Four of the Biggest Estate Planning Errors and What To Do About Them

Estate Planner Mar-Apr 1998
Taking the time to consider the following basic, but frequently made, estate planning mistakes will save you time and money in the long run. Please call us if you would like help avoiding these or other estate planning errors.

1. No Will

Without a will, if you are married and have no children, the surviving spouse will take what’s left over, but without tax and creditor protection planning.

If you are married and have minor children, you probably want to provide for your spouse, trusting him or her to take care of your children while they are minors. If your children are adults, you may want to ensure that they receive something on your death, even if you die before your spouse, or you may want to restrict what they receive even if your are the last spouse to die. Without a will, some assets likely will pass to your children in a way that doesn’t match your desires.

The only way to achieve your wishes is to put them in writing. A will allows you to leave your property to whom you wish with few restrictions, except that you can’t condition a bequest on something that is contrary to public policy.

A will also allows you to defer and to save federal estate taxes. The unified gift and estate tax credit allows each individual to give away during life or bequeath at death $625,000 free of gift and estate taxes (the exemption equivalent, which will increase gradually under the Taxpayer Relief Act of 1997 until it reaches $1 million in 2006).

Each individual can also give or bequeath to his or her U.S. citizen spouse unlimited amounts gift- and estate-tax-free without dipping into the unified credit. With proper estate planning documents and allocation of assets, you can ensure that both of your exemption equivalents ($1.25 million total in 1998) pass to your heirs free of transfer tax. If you have your entire estate pass to your spouse outright, you unnecessarily will pay estate taxes on $625,000 (more as the exemption equivalent increases).

To make use of both spouses’ unified credits, we typically create a credit shelter trust funded with the exemption equivalent to benefit the surviving spouse. With proper drafting, the surviving spouse can be the trustee, yet trust assets will not be taxed in his or her estate.

Not making proper use of the exemption equivalent can also come from outdated wills. Wills in which each spouse leaves all to the other may have been fine earlier in your life when you had few assets, but are not sufficient after you have accumulated a sizable amount of wealth.

An alternative to a will is a living trust, which offers some advantages. Please call us if you would like to learn more about living trusts. We can help you determine whether a will or living trust will better met your needs.

2. Too Much Joint Tenancy Property

Your will only operates on property that you own at death that does not pass automatically on death by virtue of how title is held or a beneficiary designation. Since joint tenancy property passes to the surviving joint tenant by operation of law, your will cannot direct who is to receive property held in joint tenancy or how such property is to be held. The property belongs to the surviving joint tenant, free from restrictions.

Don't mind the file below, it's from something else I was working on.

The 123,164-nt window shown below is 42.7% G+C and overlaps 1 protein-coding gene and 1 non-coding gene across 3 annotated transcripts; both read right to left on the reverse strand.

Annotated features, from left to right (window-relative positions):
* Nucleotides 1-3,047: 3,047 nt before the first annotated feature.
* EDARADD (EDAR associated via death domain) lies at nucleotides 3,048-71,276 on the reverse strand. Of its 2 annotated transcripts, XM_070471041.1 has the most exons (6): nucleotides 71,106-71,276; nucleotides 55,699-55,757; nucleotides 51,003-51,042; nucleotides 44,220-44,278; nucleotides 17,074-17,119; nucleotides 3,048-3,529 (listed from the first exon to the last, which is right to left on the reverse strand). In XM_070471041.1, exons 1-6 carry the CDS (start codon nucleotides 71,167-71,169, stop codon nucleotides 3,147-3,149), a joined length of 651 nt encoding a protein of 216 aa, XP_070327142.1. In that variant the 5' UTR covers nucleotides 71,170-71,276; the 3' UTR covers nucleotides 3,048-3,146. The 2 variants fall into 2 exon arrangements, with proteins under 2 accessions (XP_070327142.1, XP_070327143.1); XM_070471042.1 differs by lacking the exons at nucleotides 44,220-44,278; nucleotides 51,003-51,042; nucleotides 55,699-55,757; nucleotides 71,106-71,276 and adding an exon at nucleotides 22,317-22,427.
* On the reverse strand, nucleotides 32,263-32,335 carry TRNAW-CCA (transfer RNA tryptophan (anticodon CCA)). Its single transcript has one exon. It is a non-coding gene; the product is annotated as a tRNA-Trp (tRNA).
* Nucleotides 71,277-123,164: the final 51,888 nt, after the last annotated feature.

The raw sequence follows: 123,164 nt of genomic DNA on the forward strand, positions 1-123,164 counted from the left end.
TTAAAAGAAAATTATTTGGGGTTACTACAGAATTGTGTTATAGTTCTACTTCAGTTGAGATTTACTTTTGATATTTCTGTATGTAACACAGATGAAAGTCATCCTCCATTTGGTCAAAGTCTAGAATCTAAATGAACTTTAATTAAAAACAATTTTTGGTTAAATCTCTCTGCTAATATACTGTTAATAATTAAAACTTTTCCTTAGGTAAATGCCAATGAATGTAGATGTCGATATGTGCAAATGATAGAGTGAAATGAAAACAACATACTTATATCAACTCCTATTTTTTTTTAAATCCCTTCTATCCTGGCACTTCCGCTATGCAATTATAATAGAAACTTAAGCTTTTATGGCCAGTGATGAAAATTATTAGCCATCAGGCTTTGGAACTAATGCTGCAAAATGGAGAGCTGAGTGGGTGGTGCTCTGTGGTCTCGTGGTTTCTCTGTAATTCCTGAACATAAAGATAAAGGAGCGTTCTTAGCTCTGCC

In addition, if the joint tenants are spouses, the property will receive a step-up in basis at the death of one spouse on only one-half the property’s value rather than on the whole.

Joint tenancy property also cannot be used to fund a credit shelter trust because it automatically becomes the property of the survivor. Too often, too much joint tenancy property defeats an otherwise good estate plan. This is why we recommend that each spouse have assets at least equal to the exemption equivalent in his or her own name.
The same concern exists for life insurance. Consider using life insurance proceeds to fund the credit shelter trust. Remember, you are not depriving the surviving spouse of the use of funds in that trust; you are simply avoiding the potential tax on those funds.

3. Not Keeping Track of Assets

Assets discovered after the close of probate require its reopening and may result in additional estate taxes plus interest and penalties. Probate is the process by which title to property is transferred to heirs when the property itself does not have an automatic means of transferring title (such as joint tenancy property, property held in trust and life insurance with a designated beneficiary). If your heirs, for example, discover some U.S. Savings Bonds years after the close of probate, the government may insist on reopening it to get the bonds transferred.

Maintain a list of your assets at all times. If you don’t want the list available to others during your life, leave it with your attorney or accountant, or in your safe deposit box. Also, keep the list current. It should contain the nature of the assets and their locations. Destroy outdated passbooks and lapsed insurance policies, or at least label them clearly as obsolete, so your heirs don’t waste time pursuing nonexistent assets.

4. Not Considering Liquidity

Even if you don’t own a business, your estate should be treated as one. It will need liquidity to operate. First, your family will need income. Second, your estate will have expenses: estate, income and excise taxes, debts, and professional fees and other estate administration costs.

An estate generally requires a great deal of liquidity to be successful — that is, to carry out your wishes and the directions of the estate plan. Ensure enough liquidity to avoid forced or untimely sale of estate assets.

Include a cash-needs budget in your estate plan as well as a game plan to achieve it. Consider the need for additional life insurance. The phrase “a person was underinsured” often means that the potential cash needs of the estate were not addressed.